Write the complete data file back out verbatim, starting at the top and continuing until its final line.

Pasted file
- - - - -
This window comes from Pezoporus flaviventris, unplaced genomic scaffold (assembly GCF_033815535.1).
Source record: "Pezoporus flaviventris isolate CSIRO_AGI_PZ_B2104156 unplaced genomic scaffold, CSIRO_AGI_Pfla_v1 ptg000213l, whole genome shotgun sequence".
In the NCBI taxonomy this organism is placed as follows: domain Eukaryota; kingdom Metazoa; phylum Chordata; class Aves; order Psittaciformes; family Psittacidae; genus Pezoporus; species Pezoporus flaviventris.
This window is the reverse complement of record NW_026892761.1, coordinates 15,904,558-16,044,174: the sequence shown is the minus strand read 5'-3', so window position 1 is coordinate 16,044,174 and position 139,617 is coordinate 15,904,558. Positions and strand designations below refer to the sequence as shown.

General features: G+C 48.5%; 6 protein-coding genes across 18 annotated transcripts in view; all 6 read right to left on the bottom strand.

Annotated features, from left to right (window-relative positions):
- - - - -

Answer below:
This window comes from Pezoporus flaviventris, unplaced genomic scaffold (assembly GCF_033815535.1).
Source record: "Pezoporus flaviventris isolate CSIRO_AGI_PZ_B2104156 unplaced genomic scaffold, CSIRO_AGI_Pfla_v1 ptg000213l, whole genome shotgun sequence".
In the NCBI taxonomy this organism is placed as follows: domain Eukaryota; kingdom Metazoa; phylum Chordata; class Aves; order Psittaciformes; family Psittacidae; genus Pezoporus; species Pezoporus flaviventris.
This window is the reverse complement of record NW_026892761.1, coordinates 15,904,558-16,044,174: the sequence shown is the minus strand read 5'-3', so window position 1 is coordinate 16,044,174 and position 139,617 is coordinate 15,904,558. Positions and strand designations below refer to the sequence as shown.

General features: G+C 48.5%; 6 protein-coding genes across 18 annotated transcripts in view; all 6 read right to left on the bottom strand.

Annotated features, from left to right (window-relative positions):